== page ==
Sandia National Laboratories has won four awards for its efforts to commercialize technologies, including one that helped decontaminate radioactive water at Japan’s Fukushima nuclear plant.
The Federal Laboratory Consortium’s regional awards recognized Sandia’s work with crystalline silico-titanates, biomimetic membranes, the i-Gate Innovation Hub and DAKOTA software.
“It is always gratifying when the Federal Laboratory Consortium shines a light on the amazing work that is taking place,” Jackie Kerby Moore, Sandia’s representative to the FLC, said in a news release.
A Honeywell company working with Sandia’s crystalline silico-titanates technology successfully treated more than 40 million gallons of contaminated water at Japan’s Fukushima Daiichi nuclear plant after it was damaged in an earthquake and tsunami in 2011, Sandia said.
The Excellence in Technology Transfer award went to people involved its development and commercialization – Bianca Thayer, Mark Rigali and Tina Nenoff.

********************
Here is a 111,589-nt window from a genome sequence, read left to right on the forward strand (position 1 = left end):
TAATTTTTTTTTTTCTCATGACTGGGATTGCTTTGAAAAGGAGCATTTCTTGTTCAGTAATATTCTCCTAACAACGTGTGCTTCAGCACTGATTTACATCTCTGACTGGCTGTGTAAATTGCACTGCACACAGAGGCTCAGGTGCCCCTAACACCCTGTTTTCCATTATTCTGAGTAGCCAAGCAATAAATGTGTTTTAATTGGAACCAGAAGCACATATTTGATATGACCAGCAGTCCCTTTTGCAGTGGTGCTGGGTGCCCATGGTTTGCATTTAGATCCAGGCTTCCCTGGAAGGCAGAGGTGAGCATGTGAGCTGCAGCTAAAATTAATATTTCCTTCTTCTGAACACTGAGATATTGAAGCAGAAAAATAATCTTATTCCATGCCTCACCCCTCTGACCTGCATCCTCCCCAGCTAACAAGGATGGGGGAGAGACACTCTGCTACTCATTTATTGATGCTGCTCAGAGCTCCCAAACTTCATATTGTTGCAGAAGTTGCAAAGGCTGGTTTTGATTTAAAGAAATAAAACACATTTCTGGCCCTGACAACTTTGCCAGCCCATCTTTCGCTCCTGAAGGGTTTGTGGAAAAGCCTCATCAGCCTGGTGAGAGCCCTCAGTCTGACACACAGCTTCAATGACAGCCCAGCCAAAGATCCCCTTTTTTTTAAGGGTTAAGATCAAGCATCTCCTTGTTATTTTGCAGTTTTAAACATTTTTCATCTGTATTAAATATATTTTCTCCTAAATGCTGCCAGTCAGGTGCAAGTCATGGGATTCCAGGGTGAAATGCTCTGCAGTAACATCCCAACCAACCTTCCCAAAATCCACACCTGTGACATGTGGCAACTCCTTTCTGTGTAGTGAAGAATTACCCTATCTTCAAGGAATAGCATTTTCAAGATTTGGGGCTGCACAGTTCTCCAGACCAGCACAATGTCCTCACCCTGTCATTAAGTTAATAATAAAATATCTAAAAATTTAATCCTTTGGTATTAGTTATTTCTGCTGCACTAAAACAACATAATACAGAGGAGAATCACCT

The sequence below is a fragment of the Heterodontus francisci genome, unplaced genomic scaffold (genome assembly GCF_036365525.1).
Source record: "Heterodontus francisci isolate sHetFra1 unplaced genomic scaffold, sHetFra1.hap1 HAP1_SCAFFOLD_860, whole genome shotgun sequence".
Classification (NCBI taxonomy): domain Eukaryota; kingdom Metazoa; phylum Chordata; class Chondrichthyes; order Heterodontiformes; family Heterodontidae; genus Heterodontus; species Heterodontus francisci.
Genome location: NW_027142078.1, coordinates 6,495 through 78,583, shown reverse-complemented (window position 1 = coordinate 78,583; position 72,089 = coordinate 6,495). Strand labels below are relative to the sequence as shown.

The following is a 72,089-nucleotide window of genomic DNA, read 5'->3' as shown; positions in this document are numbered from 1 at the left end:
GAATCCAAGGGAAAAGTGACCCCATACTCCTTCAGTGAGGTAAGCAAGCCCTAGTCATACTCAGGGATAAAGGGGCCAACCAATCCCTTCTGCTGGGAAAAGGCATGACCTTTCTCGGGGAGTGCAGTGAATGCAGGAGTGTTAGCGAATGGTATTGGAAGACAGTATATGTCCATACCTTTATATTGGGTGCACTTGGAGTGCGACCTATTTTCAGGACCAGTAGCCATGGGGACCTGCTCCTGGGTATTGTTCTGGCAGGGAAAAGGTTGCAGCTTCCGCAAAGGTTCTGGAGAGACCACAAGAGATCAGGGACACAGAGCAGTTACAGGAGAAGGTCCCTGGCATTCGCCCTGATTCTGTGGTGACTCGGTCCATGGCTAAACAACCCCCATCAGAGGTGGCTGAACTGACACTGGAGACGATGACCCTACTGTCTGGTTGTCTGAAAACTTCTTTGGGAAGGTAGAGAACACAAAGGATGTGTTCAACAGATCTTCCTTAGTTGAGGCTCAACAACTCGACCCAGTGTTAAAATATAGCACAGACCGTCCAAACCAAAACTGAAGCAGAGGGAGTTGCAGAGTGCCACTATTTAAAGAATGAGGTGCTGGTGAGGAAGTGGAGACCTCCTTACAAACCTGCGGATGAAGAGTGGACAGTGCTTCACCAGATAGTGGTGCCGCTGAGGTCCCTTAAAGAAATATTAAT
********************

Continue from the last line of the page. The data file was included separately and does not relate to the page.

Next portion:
Crystalline silico-titanates are molecularly engineered ion exchangers that can remove high-level radioactive contaminants such as cesium from wastewater.
The Notable Technology Development award went to Susan Rempe and her team’s work with biometric membranes for water filtration that can increase access to clean water by dramatically reducing energy use and costs.
The Outstanding Partnership award recognized the i-GATE regional public-private partnership in California, an organization that supports small businesses and helps maximize the economic potential of clean-energy technologies.
The fourth FLC award, an honorable mention for Notable Technology Development, went to Sandia’s Design Analysis Kit for Optimization and Terascale Applications (DAKOTA) software that helps researchers assess the accuracy of computational simulations used to solve problems.